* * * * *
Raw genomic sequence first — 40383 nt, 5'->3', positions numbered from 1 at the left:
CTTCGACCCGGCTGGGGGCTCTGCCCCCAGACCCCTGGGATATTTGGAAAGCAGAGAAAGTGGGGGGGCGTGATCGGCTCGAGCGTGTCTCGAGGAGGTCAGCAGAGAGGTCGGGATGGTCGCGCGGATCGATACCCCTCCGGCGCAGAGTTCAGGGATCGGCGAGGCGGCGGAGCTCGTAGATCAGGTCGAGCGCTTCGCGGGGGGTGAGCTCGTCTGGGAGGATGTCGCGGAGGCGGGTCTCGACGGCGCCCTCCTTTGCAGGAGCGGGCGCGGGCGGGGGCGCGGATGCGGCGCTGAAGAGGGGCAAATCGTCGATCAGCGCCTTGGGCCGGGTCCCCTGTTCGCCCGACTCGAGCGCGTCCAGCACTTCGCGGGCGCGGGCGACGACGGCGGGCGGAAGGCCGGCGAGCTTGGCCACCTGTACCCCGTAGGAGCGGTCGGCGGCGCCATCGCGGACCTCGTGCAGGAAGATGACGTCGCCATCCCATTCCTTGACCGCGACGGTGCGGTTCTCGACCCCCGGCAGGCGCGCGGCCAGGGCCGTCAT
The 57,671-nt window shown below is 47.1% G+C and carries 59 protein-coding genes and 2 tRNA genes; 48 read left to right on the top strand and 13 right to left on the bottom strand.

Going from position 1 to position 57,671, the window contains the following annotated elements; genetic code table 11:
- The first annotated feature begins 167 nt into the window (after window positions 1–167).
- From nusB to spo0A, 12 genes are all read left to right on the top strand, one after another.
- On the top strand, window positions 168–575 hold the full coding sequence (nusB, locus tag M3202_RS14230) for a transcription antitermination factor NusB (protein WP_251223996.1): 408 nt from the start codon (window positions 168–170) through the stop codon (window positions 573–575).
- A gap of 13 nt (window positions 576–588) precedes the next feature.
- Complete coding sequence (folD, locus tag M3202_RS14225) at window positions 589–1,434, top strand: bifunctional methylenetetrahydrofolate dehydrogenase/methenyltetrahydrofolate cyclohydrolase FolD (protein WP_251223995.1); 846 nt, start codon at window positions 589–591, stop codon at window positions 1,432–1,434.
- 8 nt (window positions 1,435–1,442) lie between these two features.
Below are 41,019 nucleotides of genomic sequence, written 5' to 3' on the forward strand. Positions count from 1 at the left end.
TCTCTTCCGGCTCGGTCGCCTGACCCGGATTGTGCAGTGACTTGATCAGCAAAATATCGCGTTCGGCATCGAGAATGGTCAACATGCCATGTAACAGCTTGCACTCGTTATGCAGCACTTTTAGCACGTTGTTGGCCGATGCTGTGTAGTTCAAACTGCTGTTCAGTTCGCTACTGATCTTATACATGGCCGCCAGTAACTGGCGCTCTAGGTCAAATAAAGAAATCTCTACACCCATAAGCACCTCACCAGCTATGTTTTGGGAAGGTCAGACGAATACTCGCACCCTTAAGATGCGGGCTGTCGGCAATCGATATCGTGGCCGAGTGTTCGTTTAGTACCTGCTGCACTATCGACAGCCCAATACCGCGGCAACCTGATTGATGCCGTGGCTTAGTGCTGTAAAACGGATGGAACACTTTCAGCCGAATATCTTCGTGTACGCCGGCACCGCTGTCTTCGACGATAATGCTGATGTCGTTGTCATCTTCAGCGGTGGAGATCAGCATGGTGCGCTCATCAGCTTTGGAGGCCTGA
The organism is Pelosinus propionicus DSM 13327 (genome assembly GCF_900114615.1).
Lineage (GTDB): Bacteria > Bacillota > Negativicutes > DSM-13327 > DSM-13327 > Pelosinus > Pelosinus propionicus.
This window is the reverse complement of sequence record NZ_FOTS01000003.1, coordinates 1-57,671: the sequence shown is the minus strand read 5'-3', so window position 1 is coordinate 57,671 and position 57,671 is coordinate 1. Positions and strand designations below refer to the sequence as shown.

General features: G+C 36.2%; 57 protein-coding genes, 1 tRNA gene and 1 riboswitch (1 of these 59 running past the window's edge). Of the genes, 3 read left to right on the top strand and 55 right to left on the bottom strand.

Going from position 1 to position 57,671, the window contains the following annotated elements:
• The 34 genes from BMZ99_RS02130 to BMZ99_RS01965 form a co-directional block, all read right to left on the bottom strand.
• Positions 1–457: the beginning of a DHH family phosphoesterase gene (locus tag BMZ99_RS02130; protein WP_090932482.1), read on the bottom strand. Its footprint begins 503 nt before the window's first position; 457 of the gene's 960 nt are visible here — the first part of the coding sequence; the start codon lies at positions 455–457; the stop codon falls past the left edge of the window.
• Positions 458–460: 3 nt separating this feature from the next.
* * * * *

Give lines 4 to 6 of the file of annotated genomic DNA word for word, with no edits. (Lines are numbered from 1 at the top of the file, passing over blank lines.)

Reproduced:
Going from position 1 to position 57,671, the window contains the following annotated elements; genetic code table 11:
- The first annotated feature begins 167 nt into the window (after window positions 1–167).
- From nusB to spo0A, 12 genes are all read left to right on the top strand, one after another.